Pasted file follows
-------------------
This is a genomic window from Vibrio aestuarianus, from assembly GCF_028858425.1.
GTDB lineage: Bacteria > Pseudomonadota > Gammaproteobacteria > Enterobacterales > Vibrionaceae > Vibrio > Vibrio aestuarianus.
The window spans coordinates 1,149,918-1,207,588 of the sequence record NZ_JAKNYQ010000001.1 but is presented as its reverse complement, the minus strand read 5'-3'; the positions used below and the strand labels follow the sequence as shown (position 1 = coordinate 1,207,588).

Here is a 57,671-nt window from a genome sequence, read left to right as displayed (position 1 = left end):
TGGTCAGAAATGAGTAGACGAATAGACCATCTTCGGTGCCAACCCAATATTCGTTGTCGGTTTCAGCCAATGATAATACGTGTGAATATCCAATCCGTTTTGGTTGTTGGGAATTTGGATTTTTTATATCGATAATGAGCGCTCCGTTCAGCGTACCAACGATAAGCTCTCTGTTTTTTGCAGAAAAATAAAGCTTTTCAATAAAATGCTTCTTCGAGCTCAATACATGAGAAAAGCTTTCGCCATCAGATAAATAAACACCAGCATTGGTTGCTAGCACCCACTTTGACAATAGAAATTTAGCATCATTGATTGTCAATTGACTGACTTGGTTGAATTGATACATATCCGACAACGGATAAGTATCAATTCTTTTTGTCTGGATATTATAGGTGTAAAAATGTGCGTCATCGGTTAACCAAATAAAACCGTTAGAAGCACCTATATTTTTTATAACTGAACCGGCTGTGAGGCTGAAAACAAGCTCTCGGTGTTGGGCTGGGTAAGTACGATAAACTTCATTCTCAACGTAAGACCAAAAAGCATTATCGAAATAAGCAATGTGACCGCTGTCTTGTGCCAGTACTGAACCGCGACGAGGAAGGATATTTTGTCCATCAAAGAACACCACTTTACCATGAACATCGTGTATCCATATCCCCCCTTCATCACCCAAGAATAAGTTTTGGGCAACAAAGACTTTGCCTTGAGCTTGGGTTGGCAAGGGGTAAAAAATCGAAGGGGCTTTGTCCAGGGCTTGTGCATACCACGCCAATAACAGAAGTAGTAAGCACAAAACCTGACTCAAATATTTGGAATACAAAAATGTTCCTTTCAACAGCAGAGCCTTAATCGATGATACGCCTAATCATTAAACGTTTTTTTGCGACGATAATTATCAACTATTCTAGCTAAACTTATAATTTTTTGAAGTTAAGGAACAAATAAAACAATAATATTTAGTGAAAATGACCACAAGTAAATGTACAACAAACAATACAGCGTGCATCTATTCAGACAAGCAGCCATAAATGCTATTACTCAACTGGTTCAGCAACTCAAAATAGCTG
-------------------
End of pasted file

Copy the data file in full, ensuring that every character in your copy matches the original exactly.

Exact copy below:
This is a genomic window from Vibrio aestuarianus, from assembly GCF_028858425.1.
GTDB lineage: Bacteria > Pseudomonadota > Gammaproteobacteria > Enterobacterales > Vibrionaceae > Vibrio > Vibrio aestuarianus.
The window spans coordinates 1,149,918-1,207,588 of the sequence record NZ_JAKNYQ010000001.1 but is presented as its reverse complement, the minus strand read 5'-3'; the positions used below and the strand labels follow the sequence as shown (position 1 = coordinate 1,207,588).

Here is a 57,671-nt window from a genome sequence, read left to right as displayed (position 1 = left end):
TGGTCAGAAATGAGTAGACGAATAGACCATCTTCGGTGCCAACCCAATATTCGTTGTCGGTTTCAGCCAATGATAATACGTGTGAATATCCAATCCGTTTTGGTTGTTGGGAATTTGGATTTTTTATATCGATAATGAGCGCTCCGTTCAGCGTACCAACGATAAGCTCTCTGTTTTTTGCAGAAAAATAAAGCTTTTCAATAAAATGCTTCTTCGAGCTCAATACATGAGAAAAGCTTTCGCCATCAGATAAATAAACACCAGCATTGGTTGCTAGCACCCACTTTGACAATAGAAATTTAGCATCATTGATTGTCAATTGACTGACTTGGTTGAATTGATACATATCCGACAACGGATAAGTATCAATTCTTTTTGTCTGGATATTATAGGTGTAAAAATGTGCGTCATCGGTTAACCAAATAAAACCGTTAGAAGCACCTATATTTTTTATAACTGAACCGGCTGTGAGGCTGAAAACAAGCTCTCGGTGTTGGGCTGGGTAAGTACGATAAACTTCATTCTCAACGTAAGACCAAAAAGCATTATCGAAATAAGCAATGTGACCGCTGTCTTGTGCCAGTACTGAACCGCGACGAGGAAGGATATTTTGTCCATCAAAGAACACCACTTTACCATGAACATCGTGTATCCATATCCCCCCTTCATCACCCAAGAATAAGTTTTGGGCAACAAAGACTTTGCCTTGAGCTTGGGTTGGCAAGGGGTAAAAAATCGAAGGGGCTTTGTCCAGGGCTTGTGCATACCACGCCAATAACAGAAGTAGTAAGCACAAAACCTGACTCAAATATTTGGAATACAAAAATGTTCCTTTCAACAGCAGAGCCTTAATCGATGATACGCCTAATCATTAAACGTTTTTTTGCGACGATAATTATCAACTATTCTAGCTAAACTTATAATTTTTTGAAGTTAAGGAACAAATAAAACAATAATATTTAGTGAAAATGACCACAAGTAAATGTACAACAAACAATACAGCGTGCATCTATTCAGACAAGCAGCCATAAATGCTATTACTCAACTGGTTCAGCAACTCAAAATAGCTG